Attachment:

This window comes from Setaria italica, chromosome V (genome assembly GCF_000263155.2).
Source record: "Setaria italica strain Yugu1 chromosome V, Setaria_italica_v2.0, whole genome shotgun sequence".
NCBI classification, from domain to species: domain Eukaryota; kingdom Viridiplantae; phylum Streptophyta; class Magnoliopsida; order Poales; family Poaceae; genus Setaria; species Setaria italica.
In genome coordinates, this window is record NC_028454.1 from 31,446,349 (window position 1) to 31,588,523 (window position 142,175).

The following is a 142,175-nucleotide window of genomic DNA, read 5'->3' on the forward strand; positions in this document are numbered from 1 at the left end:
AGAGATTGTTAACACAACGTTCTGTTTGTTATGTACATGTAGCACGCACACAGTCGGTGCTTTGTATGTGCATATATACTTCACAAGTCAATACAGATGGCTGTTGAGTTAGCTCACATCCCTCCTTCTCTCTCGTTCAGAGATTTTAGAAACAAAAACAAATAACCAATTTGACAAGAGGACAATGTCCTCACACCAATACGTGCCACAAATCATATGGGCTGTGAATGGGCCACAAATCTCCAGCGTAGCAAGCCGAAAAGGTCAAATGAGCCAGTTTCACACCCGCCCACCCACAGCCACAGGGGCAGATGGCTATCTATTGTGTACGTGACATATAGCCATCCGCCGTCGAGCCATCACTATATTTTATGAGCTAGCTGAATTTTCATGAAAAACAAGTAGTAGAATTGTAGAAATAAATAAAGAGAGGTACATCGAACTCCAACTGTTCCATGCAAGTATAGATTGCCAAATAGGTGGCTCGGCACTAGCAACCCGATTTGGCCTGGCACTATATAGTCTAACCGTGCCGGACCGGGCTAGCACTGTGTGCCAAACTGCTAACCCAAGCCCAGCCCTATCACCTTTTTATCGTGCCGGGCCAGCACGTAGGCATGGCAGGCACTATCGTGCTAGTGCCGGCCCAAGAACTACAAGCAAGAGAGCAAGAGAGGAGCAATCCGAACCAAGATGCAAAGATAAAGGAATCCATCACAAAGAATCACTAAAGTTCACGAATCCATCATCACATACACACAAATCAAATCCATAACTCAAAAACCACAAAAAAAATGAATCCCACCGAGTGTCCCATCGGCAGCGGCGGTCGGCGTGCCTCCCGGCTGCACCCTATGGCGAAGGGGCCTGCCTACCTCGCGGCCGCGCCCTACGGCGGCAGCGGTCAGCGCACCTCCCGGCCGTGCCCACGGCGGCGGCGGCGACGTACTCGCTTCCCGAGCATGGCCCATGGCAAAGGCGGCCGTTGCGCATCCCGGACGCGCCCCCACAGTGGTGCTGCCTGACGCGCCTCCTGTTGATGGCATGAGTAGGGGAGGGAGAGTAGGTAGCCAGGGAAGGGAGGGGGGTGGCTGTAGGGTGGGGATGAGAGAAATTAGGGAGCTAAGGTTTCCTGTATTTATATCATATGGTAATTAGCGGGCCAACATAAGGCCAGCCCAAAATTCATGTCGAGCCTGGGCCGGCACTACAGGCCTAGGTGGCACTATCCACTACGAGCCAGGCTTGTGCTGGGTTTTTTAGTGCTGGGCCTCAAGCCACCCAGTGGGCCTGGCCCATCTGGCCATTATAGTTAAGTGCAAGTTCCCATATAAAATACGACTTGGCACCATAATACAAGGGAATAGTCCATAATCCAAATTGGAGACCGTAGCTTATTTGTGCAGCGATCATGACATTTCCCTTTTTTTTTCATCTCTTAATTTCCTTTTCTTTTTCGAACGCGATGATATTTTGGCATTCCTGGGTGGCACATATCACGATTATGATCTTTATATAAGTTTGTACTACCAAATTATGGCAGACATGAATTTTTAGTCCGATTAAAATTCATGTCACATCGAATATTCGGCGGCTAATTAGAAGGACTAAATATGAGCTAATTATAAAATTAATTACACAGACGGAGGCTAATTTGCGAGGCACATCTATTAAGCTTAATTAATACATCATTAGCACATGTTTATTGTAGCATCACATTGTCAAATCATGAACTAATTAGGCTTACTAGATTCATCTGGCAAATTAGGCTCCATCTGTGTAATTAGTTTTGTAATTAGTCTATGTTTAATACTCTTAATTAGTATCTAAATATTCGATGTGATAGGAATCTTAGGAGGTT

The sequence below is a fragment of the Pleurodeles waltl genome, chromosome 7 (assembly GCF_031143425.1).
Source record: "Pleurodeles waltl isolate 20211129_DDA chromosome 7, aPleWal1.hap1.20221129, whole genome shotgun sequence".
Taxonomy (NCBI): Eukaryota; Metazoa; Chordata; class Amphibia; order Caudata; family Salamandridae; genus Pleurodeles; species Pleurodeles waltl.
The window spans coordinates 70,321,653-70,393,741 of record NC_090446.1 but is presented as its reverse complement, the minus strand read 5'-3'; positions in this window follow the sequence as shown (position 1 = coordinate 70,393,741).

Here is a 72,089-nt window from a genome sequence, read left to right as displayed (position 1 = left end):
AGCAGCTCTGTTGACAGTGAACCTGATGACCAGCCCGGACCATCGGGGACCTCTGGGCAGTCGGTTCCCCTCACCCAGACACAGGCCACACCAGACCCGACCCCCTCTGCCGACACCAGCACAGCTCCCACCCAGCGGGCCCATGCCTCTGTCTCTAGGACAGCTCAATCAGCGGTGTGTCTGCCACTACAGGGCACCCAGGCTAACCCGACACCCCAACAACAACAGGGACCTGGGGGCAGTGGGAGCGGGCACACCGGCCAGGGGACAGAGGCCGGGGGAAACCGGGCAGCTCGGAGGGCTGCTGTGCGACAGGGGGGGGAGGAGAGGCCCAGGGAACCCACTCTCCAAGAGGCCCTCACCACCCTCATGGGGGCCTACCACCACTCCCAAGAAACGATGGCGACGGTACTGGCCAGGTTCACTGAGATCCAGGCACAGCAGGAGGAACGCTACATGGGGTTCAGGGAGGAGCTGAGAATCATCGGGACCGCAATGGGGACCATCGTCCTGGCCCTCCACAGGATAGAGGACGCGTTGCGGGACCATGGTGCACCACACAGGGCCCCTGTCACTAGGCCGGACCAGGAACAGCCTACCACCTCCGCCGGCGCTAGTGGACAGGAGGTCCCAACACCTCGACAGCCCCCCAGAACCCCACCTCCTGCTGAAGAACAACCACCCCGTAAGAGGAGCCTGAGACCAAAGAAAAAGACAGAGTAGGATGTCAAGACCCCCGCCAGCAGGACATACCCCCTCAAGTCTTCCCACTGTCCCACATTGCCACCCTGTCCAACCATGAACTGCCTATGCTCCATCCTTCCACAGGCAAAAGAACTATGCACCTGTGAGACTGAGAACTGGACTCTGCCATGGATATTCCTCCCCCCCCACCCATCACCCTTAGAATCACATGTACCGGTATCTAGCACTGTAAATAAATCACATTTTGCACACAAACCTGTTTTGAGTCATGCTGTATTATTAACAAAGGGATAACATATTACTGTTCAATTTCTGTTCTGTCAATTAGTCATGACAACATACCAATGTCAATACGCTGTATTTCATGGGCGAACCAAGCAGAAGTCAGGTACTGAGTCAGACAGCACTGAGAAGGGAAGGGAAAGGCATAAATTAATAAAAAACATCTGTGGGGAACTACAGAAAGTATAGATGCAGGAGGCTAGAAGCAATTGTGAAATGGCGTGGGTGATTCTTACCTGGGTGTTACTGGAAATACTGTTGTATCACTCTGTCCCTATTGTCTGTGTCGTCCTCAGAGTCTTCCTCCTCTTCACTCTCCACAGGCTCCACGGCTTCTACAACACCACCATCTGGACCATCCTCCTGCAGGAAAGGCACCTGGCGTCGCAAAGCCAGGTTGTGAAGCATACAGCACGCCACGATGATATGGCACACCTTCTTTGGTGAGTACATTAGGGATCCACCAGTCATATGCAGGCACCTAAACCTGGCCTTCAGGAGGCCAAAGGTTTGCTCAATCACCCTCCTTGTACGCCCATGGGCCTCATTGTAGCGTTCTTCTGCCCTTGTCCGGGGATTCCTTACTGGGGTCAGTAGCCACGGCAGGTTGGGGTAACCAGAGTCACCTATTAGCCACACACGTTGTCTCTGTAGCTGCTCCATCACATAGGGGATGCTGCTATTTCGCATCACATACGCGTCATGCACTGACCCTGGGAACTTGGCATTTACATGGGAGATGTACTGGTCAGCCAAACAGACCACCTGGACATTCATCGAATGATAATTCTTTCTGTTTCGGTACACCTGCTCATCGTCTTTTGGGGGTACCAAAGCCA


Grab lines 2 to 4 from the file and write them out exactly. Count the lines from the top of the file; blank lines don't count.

Source record: "Setaria italica strain Yugu1 chromosome V, Setaria_italica_v2.0, whole genome shotgun sequence".
NCBI classification, from domain to species: domain Eukaryota; kingdom Viridiplantae; phylum Streptophyta; class Magnoliopsida; order Poales; family Poaceae; genus Setaria; species Setaria italica.
In genome coordinates, this window is record NC_028454.1 from 31,446,349 (window position 1) to 31,588,523 (window position 142,175).